By Vincent Carroll at The Denver Post
The next time the University of Colorado finds itself sued by a male student disciplined for sexual misconduct, let’s hope it chooses one of two courses. Either fight the lawsuit tooth and nail to vindicate the university, or acknowledge that it failed to treat the student fairly and pledge to reform its disciplinary process.
In settling a lawsuit recently by a student who claimed CU violated his civil rights when it suspended him for three semesters after finding him guilty of sexual assault, the university chose neither course.
Instead, it settled the case on terms that appear favorable to the student. Although he agreed to withdraw, CU will pay him, according to the Daily Camera, “$15,000 and will not disclose without a waiver the details of his disciplinary record.” CU will protect his identity and provide him with a positive reference, too.
In the agreement, CU officials conceded that “in response to any question about whether Mr. Doe would be welcome back to the university, the university will respond in the affirmative. In response to any question about Mr. Doe’s academic standing at the university during his tenure there, the university will respond, ‘Prior to his withdrawal, Mr. Doe was a student in good academic standing.'”
And since the student served out his suspension, that fact will not appear on his transcript.
Needless to say, his attorneys are delighted. They maintained that CU stacks the deck against those accused of sexual assault and gives short shrift to due process — a claim CU strongly rejects. But then why such a deal?
As attorney Samantha Harris at the Foundation for Individual Rights in Education wrote caustically after the agreement, “There are only two possible scenarios here, and they both look incredibly bad for the university.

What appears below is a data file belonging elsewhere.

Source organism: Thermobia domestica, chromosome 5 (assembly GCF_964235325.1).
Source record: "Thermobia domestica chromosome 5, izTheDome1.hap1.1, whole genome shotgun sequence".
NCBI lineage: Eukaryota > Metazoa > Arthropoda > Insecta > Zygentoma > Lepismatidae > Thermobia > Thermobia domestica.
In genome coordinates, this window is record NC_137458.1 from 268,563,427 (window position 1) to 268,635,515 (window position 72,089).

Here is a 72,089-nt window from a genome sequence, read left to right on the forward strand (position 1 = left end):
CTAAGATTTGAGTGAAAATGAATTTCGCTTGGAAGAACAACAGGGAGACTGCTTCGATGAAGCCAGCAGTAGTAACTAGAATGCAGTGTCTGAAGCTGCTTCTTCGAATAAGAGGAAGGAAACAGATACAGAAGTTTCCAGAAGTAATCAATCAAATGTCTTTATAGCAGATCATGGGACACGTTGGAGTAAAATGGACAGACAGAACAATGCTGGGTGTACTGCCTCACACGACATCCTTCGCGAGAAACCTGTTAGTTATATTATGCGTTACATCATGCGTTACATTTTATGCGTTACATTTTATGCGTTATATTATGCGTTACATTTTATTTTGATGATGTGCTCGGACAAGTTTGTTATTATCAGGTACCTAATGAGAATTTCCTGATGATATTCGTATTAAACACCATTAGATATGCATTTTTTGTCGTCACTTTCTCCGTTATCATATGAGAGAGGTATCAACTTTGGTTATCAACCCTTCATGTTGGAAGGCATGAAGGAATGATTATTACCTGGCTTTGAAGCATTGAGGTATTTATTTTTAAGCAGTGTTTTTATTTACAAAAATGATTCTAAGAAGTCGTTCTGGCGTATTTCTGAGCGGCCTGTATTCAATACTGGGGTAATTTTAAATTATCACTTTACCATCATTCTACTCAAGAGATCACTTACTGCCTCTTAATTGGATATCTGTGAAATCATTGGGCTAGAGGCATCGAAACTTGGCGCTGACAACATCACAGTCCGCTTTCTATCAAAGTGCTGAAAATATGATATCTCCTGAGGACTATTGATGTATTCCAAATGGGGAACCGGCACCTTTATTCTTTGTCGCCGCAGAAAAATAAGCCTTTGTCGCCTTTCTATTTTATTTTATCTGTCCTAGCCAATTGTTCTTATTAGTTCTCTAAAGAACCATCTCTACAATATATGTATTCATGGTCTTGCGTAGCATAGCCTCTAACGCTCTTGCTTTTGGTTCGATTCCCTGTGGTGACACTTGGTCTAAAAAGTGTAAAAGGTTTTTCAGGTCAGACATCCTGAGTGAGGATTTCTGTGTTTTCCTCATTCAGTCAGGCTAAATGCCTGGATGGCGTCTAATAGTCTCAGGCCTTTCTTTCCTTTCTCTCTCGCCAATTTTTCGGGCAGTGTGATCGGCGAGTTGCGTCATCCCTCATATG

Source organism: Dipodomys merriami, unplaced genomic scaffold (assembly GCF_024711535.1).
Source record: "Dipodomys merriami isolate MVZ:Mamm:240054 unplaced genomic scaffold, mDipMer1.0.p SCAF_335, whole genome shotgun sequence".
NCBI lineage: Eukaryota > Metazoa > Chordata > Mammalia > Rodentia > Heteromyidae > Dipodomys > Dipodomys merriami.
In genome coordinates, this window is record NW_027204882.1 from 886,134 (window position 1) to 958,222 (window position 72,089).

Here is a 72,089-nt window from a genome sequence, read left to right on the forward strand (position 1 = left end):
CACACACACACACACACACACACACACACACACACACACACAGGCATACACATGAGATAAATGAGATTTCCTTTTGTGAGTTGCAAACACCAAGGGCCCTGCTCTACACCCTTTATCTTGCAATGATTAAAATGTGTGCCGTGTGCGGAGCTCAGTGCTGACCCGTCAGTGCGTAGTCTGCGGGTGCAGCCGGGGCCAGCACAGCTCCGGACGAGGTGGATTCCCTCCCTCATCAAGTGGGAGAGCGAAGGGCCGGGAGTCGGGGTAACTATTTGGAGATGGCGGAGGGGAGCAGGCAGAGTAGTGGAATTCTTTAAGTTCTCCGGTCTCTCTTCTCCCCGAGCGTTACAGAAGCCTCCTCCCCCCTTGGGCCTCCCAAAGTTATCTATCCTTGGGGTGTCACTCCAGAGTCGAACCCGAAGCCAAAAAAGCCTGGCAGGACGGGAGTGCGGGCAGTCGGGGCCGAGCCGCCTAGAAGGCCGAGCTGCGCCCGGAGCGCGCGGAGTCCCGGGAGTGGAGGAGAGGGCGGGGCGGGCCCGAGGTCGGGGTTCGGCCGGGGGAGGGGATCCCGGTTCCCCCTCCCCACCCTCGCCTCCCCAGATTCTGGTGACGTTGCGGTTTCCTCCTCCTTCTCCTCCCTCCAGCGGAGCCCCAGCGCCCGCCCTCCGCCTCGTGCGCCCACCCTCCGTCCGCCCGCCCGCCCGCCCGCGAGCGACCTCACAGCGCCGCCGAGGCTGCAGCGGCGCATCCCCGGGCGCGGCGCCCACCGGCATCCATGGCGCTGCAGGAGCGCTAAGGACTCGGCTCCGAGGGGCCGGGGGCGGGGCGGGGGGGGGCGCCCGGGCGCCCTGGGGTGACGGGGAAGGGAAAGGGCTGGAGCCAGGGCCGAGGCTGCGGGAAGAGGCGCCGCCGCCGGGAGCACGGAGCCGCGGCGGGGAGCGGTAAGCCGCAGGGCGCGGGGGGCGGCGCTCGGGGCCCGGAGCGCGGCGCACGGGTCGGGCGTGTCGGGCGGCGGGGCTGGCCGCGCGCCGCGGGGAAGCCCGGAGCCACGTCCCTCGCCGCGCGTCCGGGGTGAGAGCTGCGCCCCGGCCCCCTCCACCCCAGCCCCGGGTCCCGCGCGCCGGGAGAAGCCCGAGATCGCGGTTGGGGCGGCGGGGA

“Scenario 1: CU does not actually think that Doe is a sexual offender or any kind of threat to other students, but it subjected him to an unfair process and found him responsible because it was under pressure from a federal investigation by the Office for Civil Rights (OCR) into its sexual misconduct policies and practices. …
“Scenario 2: CU does think that Doe is a sexual offender and has nevertheless agreed — by promising him a positive reference and agreeing to remain vague about his disciplinary record — to make it easier for him to go someplace else (and possibly commit another offense) in order to make this lawsuit go away.”
A CU spokesman told me the university denies liability and stands by its code of conduct procedures. “We settled this case because we have a responsibility to prudently manage the university’s resources and felt it was best to minimize litigation and defense costs,” CU said.
It also maintains that the student “will still have to disclose his suspension if he applies to other universities.”
Well, he might have to if he is asked — and many universities do inquire about disciplinary and criminal histories. But that assumes he’ll be honest. And even if he is, he gets to characterize what happened since CU has agreed, if asked about his disciplinary record, to merely indicate he “was found to have violated two code provisions” — with no hint of what they were.
This deal looks bad, for the reasons Harris outlined. Managing CU’s resources should also include protecting it from inevitable suspicions that it is pushing a sexual predator onto another institution or is indifferent to a miscarriage of justice.
Schools: University of Colorado at Boulder